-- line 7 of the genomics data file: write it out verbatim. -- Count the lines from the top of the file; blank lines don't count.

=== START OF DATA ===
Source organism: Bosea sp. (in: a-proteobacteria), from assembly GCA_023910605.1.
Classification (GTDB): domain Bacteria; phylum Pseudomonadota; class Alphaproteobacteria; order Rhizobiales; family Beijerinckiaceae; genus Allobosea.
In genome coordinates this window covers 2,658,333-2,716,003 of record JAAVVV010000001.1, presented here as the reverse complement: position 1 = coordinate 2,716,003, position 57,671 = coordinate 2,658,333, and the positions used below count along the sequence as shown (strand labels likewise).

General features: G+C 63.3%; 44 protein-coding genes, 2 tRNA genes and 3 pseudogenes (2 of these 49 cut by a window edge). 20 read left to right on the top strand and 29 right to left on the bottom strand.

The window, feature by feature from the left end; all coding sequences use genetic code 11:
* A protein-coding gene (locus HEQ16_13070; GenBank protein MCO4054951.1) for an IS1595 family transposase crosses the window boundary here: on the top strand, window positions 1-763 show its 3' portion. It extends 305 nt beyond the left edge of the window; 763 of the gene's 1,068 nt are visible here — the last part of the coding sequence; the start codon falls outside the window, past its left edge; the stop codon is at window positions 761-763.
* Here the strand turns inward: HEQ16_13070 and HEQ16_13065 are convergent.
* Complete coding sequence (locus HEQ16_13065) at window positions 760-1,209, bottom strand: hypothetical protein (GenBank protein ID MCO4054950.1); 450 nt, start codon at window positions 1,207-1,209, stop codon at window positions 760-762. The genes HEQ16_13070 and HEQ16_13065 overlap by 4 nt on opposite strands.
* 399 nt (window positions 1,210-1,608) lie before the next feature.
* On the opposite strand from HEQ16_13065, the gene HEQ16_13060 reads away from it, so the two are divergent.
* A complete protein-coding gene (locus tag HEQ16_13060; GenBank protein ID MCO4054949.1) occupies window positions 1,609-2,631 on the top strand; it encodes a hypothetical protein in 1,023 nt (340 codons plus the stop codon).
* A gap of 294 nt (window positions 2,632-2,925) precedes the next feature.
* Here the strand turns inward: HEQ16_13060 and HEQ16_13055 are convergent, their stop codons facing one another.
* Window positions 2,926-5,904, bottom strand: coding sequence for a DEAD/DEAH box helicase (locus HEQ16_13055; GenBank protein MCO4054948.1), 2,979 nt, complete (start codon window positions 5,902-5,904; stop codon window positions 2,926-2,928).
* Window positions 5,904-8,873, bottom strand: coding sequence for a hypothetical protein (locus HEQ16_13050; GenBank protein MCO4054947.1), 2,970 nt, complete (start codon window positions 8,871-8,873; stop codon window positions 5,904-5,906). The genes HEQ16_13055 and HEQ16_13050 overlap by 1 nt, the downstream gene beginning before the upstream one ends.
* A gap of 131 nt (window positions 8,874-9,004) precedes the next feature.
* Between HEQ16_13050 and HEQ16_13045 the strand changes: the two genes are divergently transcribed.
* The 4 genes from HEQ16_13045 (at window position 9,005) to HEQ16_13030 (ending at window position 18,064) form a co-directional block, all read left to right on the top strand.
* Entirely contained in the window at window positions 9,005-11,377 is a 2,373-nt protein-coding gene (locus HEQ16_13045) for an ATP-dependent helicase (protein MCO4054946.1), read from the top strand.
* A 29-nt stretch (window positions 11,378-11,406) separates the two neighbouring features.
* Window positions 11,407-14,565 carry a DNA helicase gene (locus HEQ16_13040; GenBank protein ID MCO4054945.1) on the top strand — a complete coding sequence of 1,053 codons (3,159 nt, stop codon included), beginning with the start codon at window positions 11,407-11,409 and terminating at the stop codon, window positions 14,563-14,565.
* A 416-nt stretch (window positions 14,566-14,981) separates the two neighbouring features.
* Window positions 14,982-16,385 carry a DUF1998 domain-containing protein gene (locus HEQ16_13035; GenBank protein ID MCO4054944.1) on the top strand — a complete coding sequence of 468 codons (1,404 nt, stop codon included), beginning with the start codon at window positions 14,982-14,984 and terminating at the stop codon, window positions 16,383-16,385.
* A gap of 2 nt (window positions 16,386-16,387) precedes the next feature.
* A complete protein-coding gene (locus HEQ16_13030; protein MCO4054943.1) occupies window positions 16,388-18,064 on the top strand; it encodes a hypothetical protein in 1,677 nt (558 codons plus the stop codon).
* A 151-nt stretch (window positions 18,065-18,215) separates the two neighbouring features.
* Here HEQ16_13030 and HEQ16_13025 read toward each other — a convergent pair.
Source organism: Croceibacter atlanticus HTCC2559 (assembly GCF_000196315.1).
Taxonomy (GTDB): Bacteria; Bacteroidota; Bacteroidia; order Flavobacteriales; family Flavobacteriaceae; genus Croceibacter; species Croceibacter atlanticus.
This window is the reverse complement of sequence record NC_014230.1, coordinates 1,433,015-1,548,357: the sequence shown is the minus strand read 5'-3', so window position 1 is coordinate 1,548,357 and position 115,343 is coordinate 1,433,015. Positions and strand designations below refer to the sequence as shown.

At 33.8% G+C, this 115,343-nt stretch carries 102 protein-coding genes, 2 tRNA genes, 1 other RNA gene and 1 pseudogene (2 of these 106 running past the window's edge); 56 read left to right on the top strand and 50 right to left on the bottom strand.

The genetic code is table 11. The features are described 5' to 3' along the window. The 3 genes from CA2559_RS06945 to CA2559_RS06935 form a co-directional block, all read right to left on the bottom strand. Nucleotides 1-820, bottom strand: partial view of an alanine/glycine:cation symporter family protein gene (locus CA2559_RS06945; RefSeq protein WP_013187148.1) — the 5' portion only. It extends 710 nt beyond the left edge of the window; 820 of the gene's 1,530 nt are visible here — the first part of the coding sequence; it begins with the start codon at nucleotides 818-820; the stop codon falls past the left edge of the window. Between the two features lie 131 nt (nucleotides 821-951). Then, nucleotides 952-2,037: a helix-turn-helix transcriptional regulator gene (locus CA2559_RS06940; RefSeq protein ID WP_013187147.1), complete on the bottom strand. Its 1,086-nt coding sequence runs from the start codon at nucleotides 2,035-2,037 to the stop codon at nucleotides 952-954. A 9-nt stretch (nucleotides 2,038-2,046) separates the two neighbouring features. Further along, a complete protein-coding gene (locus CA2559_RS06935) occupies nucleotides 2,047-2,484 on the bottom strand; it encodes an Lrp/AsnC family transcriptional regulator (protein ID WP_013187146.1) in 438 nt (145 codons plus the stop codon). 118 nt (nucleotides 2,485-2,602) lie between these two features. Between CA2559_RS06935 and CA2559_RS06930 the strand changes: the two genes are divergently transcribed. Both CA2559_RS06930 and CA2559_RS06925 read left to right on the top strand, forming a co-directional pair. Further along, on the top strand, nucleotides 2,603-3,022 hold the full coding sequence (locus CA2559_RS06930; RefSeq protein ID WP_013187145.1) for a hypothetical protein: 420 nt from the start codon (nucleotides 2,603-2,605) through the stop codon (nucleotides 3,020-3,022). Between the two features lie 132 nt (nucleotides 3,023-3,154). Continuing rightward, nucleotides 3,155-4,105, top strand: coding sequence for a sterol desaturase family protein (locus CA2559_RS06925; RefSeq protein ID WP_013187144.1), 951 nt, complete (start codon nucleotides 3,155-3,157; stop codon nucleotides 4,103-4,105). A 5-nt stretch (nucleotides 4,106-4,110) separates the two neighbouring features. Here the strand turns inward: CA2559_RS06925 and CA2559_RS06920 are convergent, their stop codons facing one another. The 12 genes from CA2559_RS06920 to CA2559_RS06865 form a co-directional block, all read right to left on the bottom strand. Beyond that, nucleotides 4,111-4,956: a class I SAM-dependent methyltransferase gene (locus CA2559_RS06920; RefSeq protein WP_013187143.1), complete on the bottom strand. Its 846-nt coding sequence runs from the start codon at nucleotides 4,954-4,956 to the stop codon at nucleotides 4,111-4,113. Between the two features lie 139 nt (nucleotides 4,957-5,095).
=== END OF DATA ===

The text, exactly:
* Here the strand turns inward: HEQ16_13070 and HEQ16_13065 are convergent.